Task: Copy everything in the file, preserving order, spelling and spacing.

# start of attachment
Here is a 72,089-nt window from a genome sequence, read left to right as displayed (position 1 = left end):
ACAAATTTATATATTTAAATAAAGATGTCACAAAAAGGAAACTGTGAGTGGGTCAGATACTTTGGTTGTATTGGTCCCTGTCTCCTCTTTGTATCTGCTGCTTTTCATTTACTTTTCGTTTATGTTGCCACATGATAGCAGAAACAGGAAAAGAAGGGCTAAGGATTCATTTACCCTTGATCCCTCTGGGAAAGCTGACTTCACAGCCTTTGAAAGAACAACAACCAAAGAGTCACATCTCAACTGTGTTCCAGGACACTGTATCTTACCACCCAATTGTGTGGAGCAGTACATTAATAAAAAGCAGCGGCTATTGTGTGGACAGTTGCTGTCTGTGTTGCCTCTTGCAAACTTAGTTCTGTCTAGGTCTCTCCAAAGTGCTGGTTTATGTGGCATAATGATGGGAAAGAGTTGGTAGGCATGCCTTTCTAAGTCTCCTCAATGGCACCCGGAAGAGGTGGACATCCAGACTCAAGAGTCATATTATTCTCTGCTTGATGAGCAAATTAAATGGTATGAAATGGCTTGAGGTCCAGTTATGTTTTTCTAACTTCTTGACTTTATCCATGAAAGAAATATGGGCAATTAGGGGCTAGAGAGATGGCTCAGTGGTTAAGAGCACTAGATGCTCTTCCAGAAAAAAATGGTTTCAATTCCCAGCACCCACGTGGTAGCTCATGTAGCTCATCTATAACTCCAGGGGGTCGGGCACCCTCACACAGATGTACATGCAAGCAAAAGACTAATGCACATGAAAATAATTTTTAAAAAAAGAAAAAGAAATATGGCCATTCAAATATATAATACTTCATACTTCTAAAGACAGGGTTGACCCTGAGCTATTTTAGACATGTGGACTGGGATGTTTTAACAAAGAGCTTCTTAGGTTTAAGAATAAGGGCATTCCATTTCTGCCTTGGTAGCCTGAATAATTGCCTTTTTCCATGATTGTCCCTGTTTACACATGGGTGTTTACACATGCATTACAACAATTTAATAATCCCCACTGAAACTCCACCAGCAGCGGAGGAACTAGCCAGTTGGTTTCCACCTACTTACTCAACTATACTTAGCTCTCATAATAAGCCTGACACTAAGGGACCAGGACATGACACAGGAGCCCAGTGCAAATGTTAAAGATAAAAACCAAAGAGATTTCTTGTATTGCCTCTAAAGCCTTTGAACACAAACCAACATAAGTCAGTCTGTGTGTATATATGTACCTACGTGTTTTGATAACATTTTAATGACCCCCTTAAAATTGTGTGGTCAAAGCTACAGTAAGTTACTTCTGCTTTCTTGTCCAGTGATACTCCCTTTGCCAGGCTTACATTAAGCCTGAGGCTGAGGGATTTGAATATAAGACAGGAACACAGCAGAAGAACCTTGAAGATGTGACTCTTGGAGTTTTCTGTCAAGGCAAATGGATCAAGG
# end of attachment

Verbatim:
Here is a 72,089-nt window from a genome sequence, read left to right as displayed (position 1 = left end):
ACAAATTTATATATTTAAATAAAGATGTCACAAAAAGGAAACTGTGAGTGGGTCAGATACTTTGGTTGTATTGGTCCCTGTCTCCTCTTTGTATCTGCTGCTTTTCATTTACTTTTCGTTTATGTTGCCACATGATAGCAGAAACAGGAAAAGAAGGGCTAAGGATTCATTTACCCTTGATCCCTCTGGGAAAGCTGACTTCACAGCCTTTGAAAGAACAACAACCAAAGAGTCACATCTCAACTGTGTTCCAGGACACTGTATCTTACCACCCAATTGTGTGGAGCAGTACATTAATAAAAAGCAGCGGCTATTGTGTGGACAGTTGCTGTCTGTGTTGCCTCTTGCAAACTTAGTTCTGTCTAGGTCTCTCCAAAGTGCTGGTTTATGTGGCATAATGATGGGAAAGAGTTGGTAGGCATGCCTTTCTAAGTCTCCTCAATGGCACCCGGAAGAGGTGGACATCCAGACTCAAGAGTCATATTATTCTCTGCTTGATGAGCAAATTAAATGGTATGAAATGGCTTGAGGTCCAGTTATGTTTTTCTAACTTCTTGACTTTATCCATGAAAGAAATATGGGCAATTAGGGGCTAGAGAGATGGCTCAGTGGTTAAGAGCACTAGATGCTCTTCCAGAAAAAAATGGTTTCAATTCCCAGCACCCACGTGGTAGCTCATGTAGCTCATCTATAACTCCAGGGGGTCGGGCACCCTCACACAGATGTACATGCAAGCAAAAGACTAATGCACATGAAAATAATTTTTAAAAAAAGAAAAAGAAATATGGCCATTCAAATATATAATACTTCATACTTCTAAAGACAGGGTTGACCCTGAGCTATTTTAGACATGTGGACTGGGATGTTTTAACAAAGAGCTTCTTAGGTTTAAGAATAAGGGCATTCCATTTCTGCCTTGGTAGCCTGAATAATTGCCTTTTTCCATGATTGTCCCTGTTTACACATGGGTGTTTACACATGCATTACAACAATTTAATAATCCCCACTGAAACTCCACCAGCAGCGGAGGAACTAGCCAGTTGGTTTCCACCTACTTACTCAACTATACTTAGCTCTCATAATAAGCCTGACACTAAGGGACCAGGACATGACACAGGAGCCCAGTGCAAATGTTAAAGATAAAAACCAAAGAGATTTCTTGTATTGCCTCTAAAGCCTTTGAACACAAACCAACATAAGTCAGTCTGTGTGTATATATGTACCTACGTGTTTTGATAACATTTTAATGACCCCCTTAAAATTGTGTGGTCAAAGCTACAGTAAGTTACTTCTGCTTTCTTGTCCAGTGATACTCCCTTTGCCAGGCTTACATTAAGCCTGAGGCTGAGGGATTTGAATATAAGACAGGAACACAGCAGAAGAACCTTGAAGATGTGACTCTTGGAGTTTTCTGTCAAGGCAAATGGATCAAGG